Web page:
Reading Mikhail Shishkin’s “Maidenhair” will make you sad

Elizabeth Williams

The new translation of Mikhail Shishkin’s novel “Maidenhair” is 506 pages of a bizarre stream-of-consciousness between three fictional narrative viewpoints: interviews with Russian refugees seeking asylum in Switzerland from the Chechen wars, the Russian interpreter’s memories and letters he writes to his son and the diary entries of an aspiring Russian singer in the early 20th century. 

“Maidenhair” is not a book to pick up on the weekend and expect to be finished by Monday. Packed with Russian and Persian historical references, reading this book deserves time and a bit of effort on the reader’s part. 

Shishkin writes in a torrential stream-of-consciousness that carries the reader through these intermingling narratives. At first, it’s off-putting to read the tragic stories of the refugees right after reading a comical anecdotal letter from the interpreter to his son. But once the three narratives are established, it’s easier to discern which one you’re reading.

Extracting meaning from these interwoven stories can be difficult — Shishkin is anything but explicit. Yet these narratives, as they mix with each other and are told side-by-side, form a cohesive storyline as they all touch on the inherently human subjects of love, death and truth.   

Through a string of beginnings and endings, the reader pieces together the universality of human life. New love is discovered and old love decays. Those around us die while new beings are brought into the world. We’re reminded that one thing doesn’t have to end for a new thing to begin.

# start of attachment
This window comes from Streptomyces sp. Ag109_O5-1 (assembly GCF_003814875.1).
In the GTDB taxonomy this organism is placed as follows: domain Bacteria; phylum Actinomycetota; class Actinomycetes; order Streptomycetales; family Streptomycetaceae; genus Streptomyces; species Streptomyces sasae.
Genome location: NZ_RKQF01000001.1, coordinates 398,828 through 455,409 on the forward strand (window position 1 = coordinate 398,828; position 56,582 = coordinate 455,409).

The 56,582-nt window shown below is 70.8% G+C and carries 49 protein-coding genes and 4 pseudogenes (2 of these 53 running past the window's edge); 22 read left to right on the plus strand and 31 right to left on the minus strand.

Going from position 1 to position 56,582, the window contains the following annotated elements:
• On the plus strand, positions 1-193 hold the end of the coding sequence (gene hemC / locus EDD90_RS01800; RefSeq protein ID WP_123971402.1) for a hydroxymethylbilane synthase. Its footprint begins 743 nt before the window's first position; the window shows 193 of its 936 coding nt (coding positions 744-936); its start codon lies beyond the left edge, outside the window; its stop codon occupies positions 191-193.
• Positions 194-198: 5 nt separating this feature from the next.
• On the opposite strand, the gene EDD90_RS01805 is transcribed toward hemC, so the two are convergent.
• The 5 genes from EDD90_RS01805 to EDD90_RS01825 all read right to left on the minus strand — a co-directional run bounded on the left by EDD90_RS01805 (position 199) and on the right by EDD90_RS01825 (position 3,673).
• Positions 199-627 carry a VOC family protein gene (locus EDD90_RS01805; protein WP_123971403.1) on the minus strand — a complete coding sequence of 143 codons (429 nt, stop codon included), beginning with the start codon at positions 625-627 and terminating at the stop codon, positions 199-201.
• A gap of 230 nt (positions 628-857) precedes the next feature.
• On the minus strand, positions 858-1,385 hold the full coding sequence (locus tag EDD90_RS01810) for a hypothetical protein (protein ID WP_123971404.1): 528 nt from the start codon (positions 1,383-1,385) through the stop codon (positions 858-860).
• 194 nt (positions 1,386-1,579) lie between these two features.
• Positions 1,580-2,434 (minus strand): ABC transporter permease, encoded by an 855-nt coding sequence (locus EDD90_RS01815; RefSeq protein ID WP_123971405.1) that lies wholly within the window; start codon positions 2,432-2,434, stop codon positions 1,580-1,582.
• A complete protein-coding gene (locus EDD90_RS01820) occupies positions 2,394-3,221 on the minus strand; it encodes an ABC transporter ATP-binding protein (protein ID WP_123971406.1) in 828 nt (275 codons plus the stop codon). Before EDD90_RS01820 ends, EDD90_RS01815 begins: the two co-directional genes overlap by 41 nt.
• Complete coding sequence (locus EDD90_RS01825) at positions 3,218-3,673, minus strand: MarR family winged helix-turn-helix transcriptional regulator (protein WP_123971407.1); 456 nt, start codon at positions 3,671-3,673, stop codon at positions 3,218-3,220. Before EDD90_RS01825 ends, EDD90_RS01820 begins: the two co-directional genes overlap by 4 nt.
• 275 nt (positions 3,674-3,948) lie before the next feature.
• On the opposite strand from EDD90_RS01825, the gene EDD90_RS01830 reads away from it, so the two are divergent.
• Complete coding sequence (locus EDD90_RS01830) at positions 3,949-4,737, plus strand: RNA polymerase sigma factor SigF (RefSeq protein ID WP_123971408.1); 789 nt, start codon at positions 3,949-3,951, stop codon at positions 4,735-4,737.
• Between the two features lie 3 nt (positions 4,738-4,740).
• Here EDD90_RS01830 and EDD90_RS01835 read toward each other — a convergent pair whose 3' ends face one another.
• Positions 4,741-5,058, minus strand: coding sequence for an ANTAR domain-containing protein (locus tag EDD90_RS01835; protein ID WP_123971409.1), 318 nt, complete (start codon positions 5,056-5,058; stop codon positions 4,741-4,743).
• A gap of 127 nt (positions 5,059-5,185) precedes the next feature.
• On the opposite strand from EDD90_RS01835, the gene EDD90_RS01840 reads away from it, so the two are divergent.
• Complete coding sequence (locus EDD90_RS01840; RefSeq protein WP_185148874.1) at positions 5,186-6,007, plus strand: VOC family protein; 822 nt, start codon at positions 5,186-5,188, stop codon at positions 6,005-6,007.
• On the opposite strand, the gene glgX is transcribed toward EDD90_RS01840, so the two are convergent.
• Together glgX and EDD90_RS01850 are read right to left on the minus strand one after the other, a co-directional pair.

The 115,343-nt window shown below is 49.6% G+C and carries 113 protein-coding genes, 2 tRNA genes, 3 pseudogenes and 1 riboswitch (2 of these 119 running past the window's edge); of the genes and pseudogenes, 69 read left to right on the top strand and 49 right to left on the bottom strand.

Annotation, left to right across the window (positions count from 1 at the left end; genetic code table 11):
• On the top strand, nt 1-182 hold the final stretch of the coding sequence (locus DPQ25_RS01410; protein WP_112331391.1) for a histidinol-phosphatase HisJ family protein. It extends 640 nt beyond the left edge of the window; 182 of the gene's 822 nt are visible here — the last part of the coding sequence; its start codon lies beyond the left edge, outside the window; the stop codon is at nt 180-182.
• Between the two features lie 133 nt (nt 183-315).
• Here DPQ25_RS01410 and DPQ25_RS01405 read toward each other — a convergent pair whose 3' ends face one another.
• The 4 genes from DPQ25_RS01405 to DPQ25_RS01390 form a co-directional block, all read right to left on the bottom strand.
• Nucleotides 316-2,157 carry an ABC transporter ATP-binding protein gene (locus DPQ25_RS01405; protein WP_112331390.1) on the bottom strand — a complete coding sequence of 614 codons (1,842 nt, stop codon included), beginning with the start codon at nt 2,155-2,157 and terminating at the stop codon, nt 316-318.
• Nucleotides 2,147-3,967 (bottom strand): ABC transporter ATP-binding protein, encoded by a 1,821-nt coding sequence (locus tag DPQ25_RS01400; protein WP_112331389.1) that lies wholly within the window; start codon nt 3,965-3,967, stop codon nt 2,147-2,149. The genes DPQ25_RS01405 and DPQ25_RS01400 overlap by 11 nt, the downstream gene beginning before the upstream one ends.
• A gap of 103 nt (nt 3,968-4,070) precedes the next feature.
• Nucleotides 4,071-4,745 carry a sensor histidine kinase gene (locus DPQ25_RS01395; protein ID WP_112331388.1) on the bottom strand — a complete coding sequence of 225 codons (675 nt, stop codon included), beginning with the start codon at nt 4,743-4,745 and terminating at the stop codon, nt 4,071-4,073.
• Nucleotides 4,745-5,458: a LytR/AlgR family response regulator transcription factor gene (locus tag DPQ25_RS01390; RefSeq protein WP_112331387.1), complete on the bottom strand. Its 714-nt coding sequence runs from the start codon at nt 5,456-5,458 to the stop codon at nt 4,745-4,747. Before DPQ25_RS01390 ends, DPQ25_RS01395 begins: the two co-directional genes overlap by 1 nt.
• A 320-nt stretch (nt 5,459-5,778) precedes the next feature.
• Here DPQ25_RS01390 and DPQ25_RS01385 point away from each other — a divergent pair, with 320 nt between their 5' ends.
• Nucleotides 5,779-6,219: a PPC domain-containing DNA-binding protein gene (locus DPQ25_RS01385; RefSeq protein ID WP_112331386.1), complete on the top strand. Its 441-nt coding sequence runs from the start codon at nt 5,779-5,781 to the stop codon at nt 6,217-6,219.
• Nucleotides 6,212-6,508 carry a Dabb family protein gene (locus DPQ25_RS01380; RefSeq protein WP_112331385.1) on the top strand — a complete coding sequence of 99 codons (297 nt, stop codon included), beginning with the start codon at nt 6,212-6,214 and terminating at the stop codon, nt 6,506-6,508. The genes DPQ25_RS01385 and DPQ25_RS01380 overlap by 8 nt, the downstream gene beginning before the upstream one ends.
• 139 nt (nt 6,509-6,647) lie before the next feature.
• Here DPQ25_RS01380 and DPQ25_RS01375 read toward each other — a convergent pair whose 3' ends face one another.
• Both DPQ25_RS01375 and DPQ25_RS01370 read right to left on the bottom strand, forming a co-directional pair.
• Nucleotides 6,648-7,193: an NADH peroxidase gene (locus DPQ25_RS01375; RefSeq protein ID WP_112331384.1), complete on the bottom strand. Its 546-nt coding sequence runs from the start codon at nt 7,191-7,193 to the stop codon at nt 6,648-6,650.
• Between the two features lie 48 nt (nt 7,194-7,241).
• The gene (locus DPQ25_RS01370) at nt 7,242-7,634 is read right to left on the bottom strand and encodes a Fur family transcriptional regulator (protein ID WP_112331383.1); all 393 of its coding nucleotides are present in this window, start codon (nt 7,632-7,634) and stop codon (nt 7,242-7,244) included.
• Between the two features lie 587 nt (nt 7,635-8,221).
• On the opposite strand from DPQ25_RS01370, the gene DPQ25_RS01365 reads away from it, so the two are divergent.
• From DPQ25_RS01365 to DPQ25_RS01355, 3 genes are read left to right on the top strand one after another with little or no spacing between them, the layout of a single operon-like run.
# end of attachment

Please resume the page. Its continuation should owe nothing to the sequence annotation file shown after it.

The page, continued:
Shishkin is a great success in putting his reader through as many different types of pain as possible. There are the cringe-inducing tales of the refugees, who get their finger nails ripped off and watch as their families are raped, beaten and burned to death. Then there’s the anger in knowing that Peter, the Swiss officer guarding the so-called gates to paradise, only cares about finding the refugees that might be lying about these horrifying experiences in an effort to escape Russia. There’s also the pitiful existence of the interpreter, writing to a young son that has little interest in him after his ex-wife remarried. 

Finally, the most stinging pains are courtesy of the diary entries, spanning a singer’s youth and adulthood as she experiences the early wars and revolutions and the eventual disintegration of the Soviet Union. This story of a young woman pursuing her passions in the midst of a country in turmoil is easily the most affecting part of the book. Her resilience despite the utter destruction around her reminds the reader that the human spirit is a hard thing to break. 

“Maidenhair” uses the setting of a country locked in a constant state of chaos to communicate the frustrations and triumphs of the human experience. How do we find happiness in our existence if when we’re not even sure we’ll survive through the day? Shishkin’s answer is only to keep living.